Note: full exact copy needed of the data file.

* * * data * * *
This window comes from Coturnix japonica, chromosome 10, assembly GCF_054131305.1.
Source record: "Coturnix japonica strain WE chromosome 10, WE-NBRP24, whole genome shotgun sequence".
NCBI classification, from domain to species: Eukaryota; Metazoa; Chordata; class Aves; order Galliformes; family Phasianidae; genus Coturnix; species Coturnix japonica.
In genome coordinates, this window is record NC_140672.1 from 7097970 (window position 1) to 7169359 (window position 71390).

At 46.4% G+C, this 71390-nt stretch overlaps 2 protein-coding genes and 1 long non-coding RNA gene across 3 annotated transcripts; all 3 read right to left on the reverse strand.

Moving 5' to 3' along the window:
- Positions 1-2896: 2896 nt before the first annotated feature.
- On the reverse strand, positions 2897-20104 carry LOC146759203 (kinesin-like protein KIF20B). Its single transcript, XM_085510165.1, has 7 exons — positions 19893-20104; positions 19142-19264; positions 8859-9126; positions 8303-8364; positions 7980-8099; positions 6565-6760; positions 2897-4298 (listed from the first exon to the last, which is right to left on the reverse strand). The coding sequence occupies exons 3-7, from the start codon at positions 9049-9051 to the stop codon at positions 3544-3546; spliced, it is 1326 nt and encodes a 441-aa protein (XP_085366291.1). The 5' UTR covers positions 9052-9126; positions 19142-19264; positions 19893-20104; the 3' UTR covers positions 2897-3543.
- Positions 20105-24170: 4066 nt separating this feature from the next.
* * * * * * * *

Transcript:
This window comes from Coturnix japonica, chromosome 10, assembly GCF_054131305.1.
Source record: "Coturnix japonica strain WE chromosome 10, WE-NBRP24, whole genome shotgun sequence".
NCBI classification, from domain to species: Eukaryota; Metazoa; Chordata; class Aves; order Galliformes; family Phasianidae; genus Coturnix; species Coturnix japonica.
In genome coordinates, this window is record NC_140672.1 from 7097970 (window position 1) to 7169359 (window position 71390).

At 46.4% G+C, this 71390-nt stretch overlaps 2 protein-coding genes and 1 long non-coding RNA gene across 3 annotated transcripts; all 3 read right to left on the reverse strand.

Moving 5' to 3' along the window:
- Positions 1-2896: 2896 nt before the first annotated feature.
- On the reverse strand, positions 2897-20104 carry LOC146759203 (kinesin-like protein KIF20B). Its single transcript, XM_085510165.1, has 7 exons — positions 19893-20104; positions 19142-19264; positions 8859-9126; positions 8303-8364; positions 7980-8099; positions 6565-6760; positions 2897-4298 (listed from the first exon to the last, which is right to left on the reverse strand). The coding sequence occupies exons 3-7, from the start codon at positions 9049-9051 to the stop codon at positions 3544-3546; spliced, it is 1326 nt and encodes a 441-aa protein (XP_085366291.1). The 5' UTR covers positions 9052-9126; positions 19142-19264; positions 19893-20104; the 3' UTR covers positions 2897-3543.
- Positions 20105-24170: 4066 nt separating this feature from the next.